Wednesday, April 11, 2007

More on copyright law

Via Conversational Reading:
Copyright was born in the 16th century and, for the first couple of centuries of its existence, was a form of censorship. With the creation of the Stationers' Company in 1556, printers had to register their books, in order to make it easier for the monarchy to censor their "heresy, sedition and treason ... whereby not only God is dishonoured, but also an encouragement is given to disobey lawful princes and governors". It was a straightforward means of control: print something we don't like and you'll be punished, often by means such as having your nose slit or ears cut off. (Somewhere, a record company executive is reading those words and thinking, if only ... ) These laws had nothing to do with the needs of writers or the public, and everything to do with state control.

When the first real copyright law came, it was by accident. The laws controlling printing lapsed in 1694, and for the next 16 years a form of anarchy reigned: anyone could print anything. The effect for publishers was disastrous; they came to realise how important their monopoly was, and in turn how important it was to have a means of not just censoring the press, but controlling who owned what - in short, an idea of copyright. Out of that was born the copyright act of 1710, or, as it was significantly called, "An Act for the Encouragement of Learning". The act said that:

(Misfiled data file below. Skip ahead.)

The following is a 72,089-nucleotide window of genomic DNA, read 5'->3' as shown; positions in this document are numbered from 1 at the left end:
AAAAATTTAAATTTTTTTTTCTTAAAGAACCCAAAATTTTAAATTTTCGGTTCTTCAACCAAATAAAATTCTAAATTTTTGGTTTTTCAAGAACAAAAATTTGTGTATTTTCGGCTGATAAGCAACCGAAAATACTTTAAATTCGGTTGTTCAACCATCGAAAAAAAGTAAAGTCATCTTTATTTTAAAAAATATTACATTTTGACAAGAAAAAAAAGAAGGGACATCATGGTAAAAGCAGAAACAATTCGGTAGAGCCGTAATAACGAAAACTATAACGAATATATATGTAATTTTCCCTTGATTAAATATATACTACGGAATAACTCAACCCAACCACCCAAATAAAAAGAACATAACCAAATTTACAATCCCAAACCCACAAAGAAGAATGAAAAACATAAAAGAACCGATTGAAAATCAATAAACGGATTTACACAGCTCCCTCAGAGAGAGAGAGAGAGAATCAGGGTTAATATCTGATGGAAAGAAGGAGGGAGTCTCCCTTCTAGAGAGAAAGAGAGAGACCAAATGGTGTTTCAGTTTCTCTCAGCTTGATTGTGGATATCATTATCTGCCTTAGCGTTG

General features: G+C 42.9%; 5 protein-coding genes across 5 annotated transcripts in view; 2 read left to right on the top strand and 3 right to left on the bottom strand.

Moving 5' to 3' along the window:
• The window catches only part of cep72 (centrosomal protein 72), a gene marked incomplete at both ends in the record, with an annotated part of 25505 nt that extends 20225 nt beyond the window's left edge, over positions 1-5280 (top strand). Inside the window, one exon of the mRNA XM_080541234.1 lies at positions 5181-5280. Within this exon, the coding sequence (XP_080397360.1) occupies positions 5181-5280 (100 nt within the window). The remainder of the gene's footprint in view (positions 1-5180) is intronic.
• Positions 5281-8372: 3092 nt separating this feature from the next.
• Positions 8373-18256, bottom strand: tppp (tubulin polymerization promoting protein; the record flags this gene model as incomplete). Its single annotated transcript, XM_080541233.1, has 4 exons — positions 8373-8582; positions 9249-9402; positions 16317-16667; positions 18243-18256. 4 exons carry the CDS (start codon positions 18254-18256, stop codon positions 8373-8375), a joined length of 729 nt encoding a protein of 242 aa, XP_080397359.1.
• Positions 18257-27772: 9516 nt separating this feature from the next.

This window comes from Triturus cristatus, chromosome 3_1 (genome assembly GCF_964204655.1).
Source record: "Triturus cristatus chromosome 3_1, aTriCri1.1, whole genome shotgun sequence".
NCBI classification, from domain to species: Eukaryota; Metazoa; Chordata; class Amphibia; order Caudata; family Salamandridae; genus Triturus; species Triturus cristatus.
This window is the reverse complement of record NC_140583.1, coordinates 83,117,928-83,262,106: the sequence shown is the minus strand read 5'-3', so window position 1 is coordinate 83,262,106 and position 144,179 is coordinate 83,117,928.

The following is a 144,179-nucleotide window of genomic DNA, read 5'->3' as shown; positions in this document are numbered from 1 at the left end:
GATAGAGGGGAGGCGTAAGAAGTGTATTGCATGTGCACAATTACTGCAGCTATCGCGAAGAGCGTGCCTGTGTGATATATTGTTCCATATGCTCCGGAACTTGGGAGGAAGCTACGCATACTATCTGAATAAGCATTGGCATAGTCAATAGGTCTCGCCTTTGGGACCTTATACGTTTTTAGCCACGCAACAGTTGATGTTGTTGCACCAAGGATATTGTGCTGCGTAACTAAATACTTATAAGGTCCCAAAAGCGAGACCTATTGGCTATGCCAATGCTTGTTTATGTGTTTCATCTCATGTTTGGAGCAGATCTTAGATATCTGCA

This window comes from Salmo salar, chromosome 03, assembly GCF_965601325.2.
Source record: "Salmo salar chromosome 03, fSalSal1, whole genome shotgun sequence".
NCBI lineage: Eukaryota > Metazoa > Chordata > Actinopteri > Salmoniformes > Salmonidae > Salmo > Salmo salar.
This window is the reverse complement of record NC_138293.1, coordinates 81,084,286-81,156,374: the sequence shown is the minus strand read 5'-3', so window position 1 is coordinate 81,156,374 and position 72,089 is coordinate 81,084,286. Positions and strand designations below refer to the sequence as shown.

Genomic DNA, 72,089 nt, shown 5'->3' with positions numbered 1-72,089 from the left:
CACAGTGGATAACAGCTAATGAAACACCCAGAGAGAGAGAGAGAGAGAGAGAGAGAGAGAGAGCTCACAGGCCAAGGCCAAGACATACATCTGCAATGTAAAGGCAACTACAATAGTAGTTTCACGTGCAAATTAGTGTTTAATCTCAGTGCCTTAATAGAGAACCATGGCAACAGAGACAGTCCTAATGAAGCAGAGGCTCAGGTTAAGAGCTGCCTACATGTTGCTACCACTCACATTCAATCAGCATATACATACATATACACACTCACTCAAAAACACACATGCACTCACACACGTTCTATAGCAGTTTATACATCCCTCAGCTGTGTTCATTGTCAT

Whereas printers, booksellers, and other persons have of late frequently taken the liberty of printing, reprinting, and publishing, or causing to be printed, reprinted, and published, books and other writings, without the consent of the authors or proprietors of such books and writings, to their very great detriment, and too often to the ruin of them and their families: for preventing therefore such practices for the future, and for the encouragement of learned men to compose and write useful books ...

It created a copyright term of 21 years, after which the rights would revert to the author. And there you have it: the world's first system of copyright. As those words make clear, the act was explicitly based on one idea: that it was in the public interest to create an intellectually fruitful culture, and that the way to do that was to make it possible for writers to earn money from their work.

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